(655a) Optimization of a Biomass Fractionation Process and Evaluation of Its Economic Feasibility

Authors: 
Kadam, K. L., PureVision Technology
Chin, C. Y., PureVision Technology
Brown, L. W., PureVision Technology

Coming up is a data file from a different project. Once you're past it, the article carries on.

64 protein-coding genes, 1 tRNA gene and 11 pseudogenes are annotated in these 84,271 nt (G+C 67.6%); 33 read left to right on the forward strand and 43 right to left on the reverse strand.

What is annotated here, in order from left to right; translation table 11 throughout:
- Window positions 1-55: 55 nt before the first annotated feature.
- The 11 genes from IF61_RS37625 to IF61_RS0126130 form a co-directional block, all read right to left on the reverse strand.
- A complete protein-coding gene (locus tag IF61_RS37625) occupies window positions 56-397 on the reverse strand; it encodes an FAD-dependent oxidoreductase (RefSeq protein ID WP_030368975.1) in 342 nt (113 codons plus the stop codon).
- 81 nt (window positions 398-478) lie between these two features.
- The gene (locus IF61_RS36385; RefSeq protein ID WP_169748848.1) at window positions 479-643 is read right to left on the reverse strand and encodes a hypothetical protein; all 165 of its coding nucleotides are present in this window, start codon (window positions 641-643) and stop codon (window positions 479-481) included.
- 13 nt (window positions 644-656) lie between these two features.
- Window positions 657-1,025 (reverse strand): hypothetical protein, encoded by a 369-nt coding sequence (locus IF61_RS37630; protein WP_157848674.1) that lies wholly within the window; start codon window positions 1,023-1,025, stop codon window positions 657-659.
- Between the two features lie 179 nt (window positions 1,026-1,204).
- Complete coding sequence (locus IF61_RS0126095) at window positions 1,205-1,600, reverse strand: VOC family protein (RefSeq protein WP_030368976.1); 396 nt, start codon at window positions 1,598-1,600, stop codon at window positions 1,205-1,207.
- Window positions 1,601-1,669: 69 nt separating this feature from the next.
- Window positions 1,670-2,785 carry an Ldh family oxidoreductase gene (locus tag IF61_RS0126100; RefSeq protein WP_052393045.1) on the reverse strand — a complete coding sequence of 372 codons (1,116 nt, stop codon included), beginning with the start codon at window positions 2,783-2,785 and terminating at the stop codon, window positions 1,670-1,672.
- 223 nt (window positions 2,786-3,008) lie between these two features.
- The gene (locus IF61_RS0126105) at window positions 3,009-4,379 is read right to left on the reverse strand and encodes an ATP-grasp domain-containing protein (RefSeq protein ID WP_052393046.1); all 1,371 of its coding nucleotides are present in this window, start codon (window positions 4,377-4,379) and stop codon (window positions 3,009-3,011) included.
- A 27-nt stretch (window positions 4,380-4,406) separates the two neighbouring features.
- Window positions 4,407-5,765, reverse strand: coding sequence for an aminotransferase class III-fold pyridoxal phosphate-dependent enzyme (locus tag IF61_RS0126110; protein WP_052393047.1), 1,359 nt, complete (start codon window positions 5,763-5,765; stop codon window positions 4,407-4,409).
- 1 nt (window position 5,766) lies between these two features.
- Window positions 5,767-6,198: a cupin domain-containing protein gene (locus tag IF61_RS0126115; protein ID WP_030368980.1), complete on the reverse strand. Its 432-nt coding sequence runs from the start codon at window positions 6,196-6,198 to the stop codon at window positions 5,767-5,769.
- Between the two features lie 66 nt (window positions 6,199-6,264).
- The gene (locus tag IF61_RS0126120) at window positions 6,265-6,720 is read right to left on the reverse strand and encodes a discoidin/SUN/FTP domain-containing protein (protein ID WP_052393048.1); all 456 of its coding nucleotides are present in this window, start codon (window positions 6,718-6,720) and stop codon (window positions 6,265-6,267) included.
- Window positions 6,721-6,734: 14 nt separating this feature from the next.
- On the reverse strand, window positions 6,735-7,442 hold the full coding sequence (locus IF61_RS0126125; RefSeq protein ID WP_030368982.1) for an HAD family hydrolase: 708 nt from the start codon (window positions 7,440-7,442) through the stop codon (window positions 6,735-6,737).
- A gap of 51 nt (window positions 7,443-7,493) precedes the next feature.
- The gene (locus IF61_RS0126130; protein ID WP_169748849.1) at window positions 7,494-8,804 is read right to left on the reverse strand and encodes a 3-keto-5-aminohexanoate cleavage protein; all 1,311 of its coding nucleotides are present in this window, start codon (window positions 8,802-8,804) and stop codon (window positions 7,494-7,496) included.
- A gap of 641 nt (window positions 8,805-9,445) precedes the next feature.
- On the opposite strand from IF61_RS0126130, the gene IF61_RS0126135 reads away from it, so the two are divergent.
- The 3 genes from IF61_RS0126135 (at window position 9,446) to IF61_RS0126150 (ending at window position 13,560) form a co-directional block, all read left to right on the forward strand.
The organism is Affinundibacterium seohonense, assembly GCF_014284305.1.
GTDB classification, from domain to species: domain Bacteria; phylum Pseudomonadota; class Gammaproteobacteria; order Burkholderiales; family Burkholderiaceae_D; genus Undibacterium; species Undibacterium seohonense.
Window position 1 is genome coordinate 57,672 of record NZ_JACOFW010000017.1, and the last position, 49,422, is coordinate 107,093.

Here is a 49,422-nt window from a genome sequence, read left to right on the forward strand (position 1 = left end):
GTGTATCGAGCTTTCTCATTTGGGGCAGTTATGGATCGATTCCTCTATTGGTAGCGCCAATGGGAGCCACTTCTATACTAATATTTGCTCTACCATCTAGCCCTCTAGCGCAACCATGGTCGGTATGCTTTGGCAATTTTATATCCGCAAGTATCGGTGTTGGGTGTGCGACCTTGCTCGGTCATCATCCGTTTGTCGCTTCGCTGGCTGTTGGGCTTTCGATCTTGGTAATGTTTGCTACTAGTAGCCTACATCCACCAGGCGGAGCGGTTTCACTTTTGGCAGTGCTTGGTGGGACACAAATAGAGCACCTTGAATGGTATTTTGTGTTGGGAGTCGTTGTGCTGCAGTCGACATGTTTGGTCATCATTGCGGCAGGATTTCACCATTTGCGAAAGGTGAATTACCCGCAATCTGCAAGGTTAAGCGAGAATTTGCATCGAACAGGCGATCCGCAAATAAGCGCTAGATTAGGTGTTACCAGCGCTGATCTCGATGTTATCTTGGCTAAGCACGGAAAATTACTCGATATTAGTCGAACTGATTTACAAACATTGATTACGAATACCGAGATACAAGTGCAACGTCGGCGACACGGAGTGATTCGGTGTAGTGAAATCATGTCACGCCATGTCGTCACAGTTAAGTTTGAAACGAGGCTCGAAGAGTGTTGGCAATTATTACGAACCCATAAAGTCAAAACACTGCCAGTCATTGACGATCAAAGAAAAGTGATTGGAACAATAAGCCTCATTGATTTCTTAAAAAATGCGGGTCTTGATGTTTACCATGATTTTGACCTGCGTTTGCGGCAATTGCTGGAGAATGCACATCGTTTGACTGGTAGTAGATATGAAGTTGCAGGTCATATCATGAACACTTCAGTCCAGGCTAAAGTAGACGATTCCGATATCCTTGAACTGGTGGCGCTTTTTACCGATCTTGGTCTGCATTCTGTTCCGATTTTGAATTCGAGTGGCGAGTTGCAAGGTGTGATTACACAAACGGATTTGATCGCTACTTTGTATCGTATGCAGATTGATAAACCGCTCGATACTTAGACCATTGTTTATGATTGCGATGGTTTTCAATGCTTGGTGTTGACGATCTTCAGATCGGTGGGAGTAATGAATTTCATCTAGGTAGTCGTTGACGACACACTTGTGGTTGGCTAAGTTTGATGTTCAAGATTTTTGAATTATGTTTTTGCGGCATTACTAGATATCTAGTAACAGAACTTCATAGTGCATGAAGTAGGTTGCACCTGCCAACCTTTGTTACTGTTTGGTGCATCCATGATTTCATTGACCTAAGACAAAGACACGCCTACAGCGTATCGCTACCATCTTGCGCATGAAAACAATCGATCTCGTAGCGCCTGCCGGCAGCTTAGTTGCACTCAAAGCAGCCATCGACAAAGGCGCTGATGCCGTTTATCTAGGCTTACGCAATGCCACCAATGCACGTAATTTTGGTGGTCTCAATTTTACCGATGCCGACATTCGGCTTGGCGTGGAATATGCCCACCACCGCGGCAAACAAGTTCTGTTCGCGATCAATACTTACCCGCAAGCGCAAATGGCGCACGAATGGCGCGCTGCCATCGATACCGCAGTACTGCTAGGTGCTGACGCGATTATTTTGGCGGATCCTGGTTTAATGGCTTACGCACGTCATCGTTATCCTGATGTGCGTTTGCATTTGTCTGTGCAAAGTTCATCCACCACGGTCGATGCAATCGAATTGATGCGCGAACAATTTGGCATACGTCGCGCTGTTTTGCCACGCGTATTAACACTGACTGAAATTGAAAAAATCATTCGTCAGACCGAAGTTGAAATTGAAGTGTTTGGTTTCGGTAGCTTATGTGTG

PureVision Technology, Inc.'s two-stage process fractionates biomass into three streams: a solid cellulose stream and two liquid streams containing mostly hemicellulosic sugars and lignin, respectively. Process optimization was initiated for both stages using corn stover as feedstock in a continuous process development unit (PDU) with the goals of efficient hemicellulosic and lignin hydrolysis for the first and second stage, respectively. Both autohydrolysis and acid-catalyzed prehydrolysis were evaluated for the first stage, and autohydrolysis was selected as the preferred mode for the first stage. Although autohydrolysis achieves lower xylose recovery (about 65% at 210C) compared to acid-catalyzed pretreatment, it also offers benefits including: 1) no cost of acid, 2) cheaper materials of construction, 3) no gypsum formation and related disposal and handling costs, and 4) no need for L/S separation after liquor conditioning. For the second stage, 220C was determined to be optimal with NaOH charge being 0.06 g/g biomass, which is half of that in the kraft process. Using the level of performance currently possible using the PDU, economic feasibility of the PureVision process for ethanol production was compared to that of the NREL process. Major differences between the two scenarios are that the PureVision process generates lignin as a sellable output but needs to replace the lost fuel value of the lignin with additional stover. An average lignin selling price of $330/mt is used based on lower end applications such as concrete binder ($250/short ton) and feed binder ($350?425/short ton). The minimum ethanol selling price (MESP), calculated following the NREL protocol, is projected to be lower for the PureVision process than that for the NREL process, the differential depending on lignin selling price. Potential for further lowering the MESP exists by reducing NaOH usage by tweaking the second stage parameters, and by reducing corn stover consumption for fuel by fully optimizing the turbogenerator operation. As these changes are within practical realm, PureVision's process is economically attractive and has excellent commercial potential.